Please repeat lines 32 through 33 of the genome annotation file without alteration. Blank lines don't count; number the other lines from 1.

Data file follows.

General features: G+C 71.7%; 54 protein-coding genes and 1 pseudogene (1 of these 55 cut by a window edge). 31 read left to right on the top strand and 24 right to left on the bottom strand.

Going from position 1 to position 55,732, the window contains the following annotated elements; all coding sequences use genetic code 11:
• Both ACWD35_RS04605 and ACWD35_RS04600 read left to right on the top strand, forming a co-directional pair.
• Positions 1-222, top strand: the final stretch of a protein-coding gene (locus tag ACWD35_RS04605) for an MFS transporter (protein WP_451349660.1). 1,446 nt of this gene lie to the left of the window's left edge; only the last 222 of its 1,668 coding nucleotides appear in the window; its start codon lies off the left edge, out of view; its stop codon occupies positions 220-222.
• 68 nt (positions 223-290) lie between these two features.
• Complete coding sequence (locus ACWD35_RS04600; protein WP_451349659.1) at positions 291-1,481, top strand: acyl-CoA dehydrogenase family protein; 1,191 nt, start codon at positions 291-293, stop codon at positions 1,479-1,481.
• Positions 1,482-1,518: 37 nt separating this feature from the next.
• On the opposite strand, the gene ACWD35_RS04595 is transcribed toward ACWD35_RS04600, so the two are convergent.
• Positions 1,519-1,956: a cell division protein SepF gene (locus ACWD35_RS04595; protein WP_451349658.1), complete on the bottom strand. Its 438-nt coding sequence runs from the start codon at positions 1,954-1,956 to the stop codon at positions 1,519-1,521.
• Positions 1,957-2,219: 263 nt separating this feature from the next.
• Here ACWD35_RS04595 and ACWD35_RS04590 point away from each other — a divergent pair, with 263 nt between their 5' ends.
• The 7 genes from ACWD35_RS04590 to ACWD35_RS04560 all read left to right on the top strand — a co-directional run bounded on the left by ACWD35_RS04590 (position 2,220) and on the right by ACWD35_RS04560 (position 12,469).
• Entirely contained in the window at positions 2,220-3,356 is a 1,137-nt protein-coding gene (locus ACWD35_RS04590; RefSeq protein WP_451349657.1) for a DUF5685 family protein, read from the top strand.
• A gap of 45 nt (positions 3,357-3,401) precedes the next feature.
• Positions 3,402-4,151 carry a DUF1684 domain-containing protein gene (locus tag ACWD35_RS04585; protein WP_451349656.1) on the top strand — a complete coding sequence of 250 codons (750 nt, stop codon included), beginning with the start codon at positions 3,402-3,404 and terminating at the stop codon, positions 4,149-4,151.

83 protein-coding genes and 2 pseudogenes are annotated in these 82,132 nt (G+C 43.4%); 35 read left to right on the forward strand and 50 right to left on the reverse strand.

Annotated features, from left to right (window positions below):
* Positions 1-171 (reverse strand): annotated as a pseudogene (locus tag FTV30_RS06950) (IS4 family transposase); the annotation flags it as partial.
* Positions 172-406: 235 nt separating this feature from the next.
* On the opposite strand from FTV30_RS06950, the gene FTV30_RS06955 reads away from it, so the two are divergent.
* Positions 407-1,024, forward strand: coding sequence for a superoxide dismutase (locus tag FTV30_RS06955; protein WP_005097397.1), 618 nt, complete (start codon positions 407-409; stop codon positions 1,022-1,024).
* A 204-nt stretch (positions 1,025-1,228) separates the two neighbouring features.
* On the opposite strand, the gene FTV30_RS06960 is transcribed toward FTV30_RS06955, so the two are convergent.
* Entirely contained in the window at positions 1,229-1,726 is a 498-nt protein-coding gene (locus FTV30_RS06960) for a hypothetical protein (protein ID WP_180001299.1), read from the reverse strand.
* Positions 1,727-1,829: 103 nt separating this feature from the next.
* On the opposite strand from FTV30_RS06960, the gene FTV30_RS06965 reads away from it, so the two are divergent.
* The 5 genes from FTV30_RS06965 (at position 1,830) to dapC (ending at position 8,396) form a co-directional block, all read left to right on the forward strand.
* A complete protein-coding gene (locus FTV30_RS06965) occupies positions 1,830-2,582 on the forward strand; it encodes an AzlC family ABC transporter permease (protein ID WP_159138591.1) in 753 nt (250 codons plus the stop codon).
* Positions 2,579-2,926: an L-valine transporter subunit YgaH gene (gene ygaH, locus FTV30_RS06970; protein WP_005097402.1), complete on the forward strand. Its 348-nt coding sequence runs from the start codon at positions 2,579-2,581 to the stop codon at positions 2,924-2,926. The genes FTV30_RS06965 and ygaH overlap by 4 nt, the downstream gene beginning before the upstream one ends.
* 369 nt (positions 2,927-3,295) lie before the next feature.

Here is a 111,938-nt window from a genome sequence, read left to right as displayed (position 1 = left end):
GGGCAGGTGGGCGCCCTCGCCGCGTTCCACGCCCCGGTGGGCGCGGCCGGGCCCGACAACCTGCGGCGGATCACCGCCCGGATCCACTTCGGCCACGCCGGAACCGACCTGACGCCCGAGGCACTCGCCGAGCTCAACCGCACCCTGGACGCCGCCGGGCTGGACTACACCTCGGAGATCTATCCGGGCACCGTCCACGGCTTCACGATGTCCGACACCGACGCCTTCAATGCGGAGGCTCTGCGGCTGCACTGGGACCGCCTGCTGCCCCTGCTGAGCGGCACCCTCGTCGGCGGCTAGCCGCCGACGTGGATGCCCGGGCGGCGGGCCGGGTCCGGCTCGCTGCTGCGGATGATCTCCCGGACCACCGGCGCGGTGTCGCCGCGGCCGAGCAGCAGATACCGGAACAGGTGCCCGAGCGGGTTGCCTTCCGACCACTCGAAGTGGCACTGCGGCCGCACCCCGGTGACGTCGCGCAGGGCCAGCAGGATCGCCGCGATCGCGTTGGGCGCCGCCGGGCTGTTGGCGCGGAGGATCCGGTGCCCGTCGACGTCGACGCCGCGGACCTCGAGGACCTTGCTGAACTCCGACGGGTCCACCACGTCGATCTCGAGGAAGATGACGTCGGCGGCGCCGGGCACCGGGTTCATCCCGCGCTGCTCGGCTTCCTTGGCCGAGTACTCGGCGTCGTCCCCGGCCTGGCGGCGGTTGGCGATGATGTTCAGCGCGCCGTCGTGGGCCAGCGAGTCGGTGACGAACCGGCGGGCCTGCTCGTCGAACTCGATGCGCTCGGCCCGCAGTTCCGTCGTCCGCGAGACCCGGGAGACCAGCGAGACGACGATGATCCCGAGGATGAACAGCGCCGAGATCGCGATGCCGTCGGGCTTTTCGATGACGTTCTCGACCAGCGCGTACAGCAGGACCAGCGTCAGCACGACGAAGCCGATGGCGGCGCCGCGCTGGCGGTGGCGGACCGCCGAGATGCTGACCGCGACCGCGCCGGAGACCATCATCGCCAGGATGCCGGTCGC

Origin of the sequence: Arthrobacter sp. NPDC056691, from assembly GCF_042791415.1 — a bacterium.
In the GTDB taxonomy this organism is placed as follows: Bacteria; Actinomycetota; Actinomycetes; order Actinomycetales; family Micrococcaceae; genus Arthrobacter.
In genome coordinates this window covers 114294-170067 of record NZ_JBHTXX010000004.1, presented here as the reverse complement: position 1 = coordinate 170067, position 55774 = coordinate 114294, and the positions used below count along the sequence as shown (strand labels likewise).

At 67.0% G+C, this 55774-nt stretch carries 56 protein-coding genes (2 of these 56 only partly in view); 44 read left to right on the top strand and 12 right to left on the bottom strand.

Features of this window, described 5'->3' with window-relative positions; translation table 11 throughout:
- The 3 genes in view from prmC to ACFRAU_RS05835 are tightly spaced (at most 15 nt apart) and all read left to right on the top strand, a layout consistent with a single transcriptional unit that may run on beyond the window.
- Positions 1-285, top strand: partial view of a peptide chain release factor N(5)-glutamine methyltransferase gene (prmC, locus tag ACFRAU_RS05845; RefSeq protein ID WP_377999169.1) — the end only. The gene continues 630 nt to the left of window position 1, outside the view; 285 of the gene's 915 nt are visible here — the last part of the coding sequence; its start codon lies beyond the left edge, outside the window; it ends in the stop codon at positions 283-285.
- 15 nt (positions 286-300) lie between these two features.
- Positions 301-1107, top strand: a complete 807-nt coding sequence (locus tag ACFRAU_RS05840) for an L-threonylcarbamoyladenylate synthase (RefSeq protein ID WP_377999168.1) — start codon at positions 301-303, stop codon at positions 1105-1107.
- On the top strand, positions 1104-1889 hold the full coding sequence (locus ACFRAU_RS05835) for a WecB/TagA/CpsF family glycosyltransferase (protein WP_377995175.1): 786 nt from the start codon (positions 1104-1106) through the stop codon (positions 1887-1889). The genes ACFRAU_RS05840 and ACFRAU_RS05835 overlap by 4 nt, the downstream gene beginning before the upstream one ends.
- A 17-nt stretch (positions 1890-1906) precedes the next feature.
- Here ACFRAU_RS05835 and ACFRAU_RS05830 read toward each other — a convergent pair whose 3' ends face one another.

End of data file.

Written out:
GGGCAGGTGGGCGCCCTCGCCGCGTTCCACGCCCCGGTGGGCGCGGCCGGGCCCGACAACCTGCGGCGGATCACCGCCCGGATCCACTTCGGCCACGCCGGAACCGACCTGACGCCCGAGGCACTCGCCGAGCTCAACCGCACCCTGGACGCCGCCGGGCTGGACTACACCTCGGAGATCTATCCGGGCACCGTCCACGGCTTCACGATGTCCGACACCGACGCCTTCAATGCGGAGGCTCTGCGGCTGCACTGGGACCGCCTGCTGCCCCTGCTGAGCGGCACCCTCGTCGGCGGCTAGCCGCCGACGTGGATGCCCGGGCGGCGGGCCGGGTCCGGCTCGCTGCTGCGGATGATCTCCCGGACCACCGGCGCGGTGTCGCCGCGGCCGAGCAGCAGATACCGGAACAGGTGCCCGAGCGGGTTGCCTTCCGACCACTCGAAGTGGCACTGCGGCCGCACCCCGGTGACGTCGCGCAGGGCCAGCAGGATCGCCGCGATCGCGTTGGGCGCCGCCGGGCTGTTGGCGCGGAGGATCCGGTGCCCGTCGACGTCGACGCCGCGGACCTCGAGGACCTTGCTGAACTCCGACGGGTCCACCACGTCGATCTCGAGGAAGATGACGTCGGCGGCGCCGGGCACCGGGTTCATCCCGCGCTGCTCGGCTTCCTTGGCCGAGTACTCGGCGTCGTCCCCGGCCTGGCGGCGGTTGGCGATGATGTTCAGCGCGCCGTCGTGGGCCAGCGAGTCGGTGACGAACCGGCGGGCCTGCTCGTCGAACTCGATGCGCTCGGCCCGCAGTTCCGTCGTCCGCGAGACCCGGGAGACCAGCGAGACGACGATGATCCCGAGGATGAACAGCGCCGAGATCGCGATGCCGTCGGGCTTTTCGATGACGTTCTCGACCAGCGCGTACAGCAGGACCAGCGTCAGCACGACGAAGCCGATGGCGGCGCCGCGCTGGCGGTGGCGGACCGCCGAGATGCTGACCGCGACCGCGCCGGAGACCATCATCGCCAGGATGCCGGTCGC

Origin of the sequence: Arthrobacter sp. NPDC056691, from assembly GCF_042791415.1 — a bacterium.